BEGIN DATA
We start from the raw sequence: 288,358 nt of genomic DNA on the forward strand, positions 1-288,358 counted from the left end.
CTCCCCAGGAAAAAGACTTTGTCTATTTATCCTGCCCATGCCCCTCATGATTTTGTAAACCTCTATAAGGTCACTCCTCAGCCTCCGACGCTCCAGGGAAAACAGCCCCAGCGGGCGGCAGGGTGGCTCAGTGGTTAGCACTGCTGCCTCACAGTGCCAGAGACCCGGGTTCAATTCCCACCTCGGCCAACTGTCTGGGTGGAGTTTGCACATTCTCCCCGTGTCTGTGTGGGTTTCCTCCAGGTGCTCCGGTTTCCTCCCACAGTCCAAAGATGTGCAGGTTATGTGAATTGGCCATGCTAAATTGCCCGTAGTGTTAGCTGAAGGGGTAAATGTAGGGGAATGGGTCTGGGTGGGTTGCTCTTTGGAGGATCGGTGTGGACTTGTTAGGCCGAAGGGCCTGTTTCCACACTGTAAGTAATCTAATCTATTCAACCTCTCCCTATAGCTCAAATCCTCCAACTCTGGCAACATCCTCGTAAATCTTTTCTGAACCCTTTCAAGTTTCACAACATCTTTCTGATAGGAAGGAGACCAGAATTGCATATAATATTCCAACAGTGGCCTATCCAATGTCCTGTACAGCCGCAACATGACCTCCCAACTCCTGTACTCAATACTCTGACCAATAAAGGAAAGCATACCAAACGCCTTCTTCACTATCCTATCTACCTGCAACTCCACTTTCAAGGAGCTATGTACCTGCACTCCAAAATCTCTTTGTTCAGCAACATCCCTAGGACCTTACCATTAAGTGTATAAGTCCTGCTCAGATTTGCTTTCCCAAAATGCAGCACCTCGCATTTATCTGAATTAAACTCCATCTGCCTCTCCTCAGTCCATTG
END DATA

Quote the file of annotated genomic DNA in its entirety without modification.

We start from the raw sequence: 288,358 nt of genomic DNA on the forward strand, positions 1-288,358 counted from the left end.
CTCCCCAGGAAAAAGACTTTGTCTATTTATCCTGCCCATGCCCCTCATGATTTTGTAAACCTCTATAAGGTCACTCCTCAGCCTCCGACGCTCCAGGGAAAACAGCCCCAGCGGGCGGCAGGGTGGCTCAGTGGTTAGCACTGCTGCCTCACAGTGCCAGAGACCCGGGTTCAATTCCCACCTCGGCCAACTGTCTGGGTGGAGTTTGCACATTCTCCCCGTGTCTGTGTGGGTTTCCTCCAGGTGCTCCGGTTTCCTCCCACAGTCCAAAGATGTGCAGGTTATGTGAATTGGCCATGCTAAATTGCCCGTAGTGTTAGCTGAAGGGGTAAATGTAGGGGAATGGGTCTGGGTGGGTTGCTCTTTGGAGGATCGGTGTGGACTTGTTAGGCCGAAGGGCCTGTTTCCACACTGTAAGTAATCTAATCTATTCAACCTCTCCCTATAGCTCAAATCCTCCAACTCTGGCAACATCCTCGTAAATCTTTTCTGAACCCTTTCAAGTTTCACAACATCTTTCTGATAGGAAGGAGACCAGAATTGCATATAATATTCCAACAGTGGCCTATCCAATGTCCTGTACAGCCGCAACATGACCTCCCAACTCCTGTACTCAATACTCTGACCAATAAAGGAAAGCATACCAAACGCCTTCTTCACTATCCTATCTACCTGCAACTCCACTTTCAAGGAGCTATGTACCTGCACTCCAAAATCTCTTTGTTCAGCAACATCCCTAGGACCTTACCATTAAGTGTATAAGTCCTGCTCAGATTTGCTTTCCCAAAATGCAGCACCTCGCATTTATCTGAATTAAACTCCATCTGCCTCTCCTCAGTCCATTG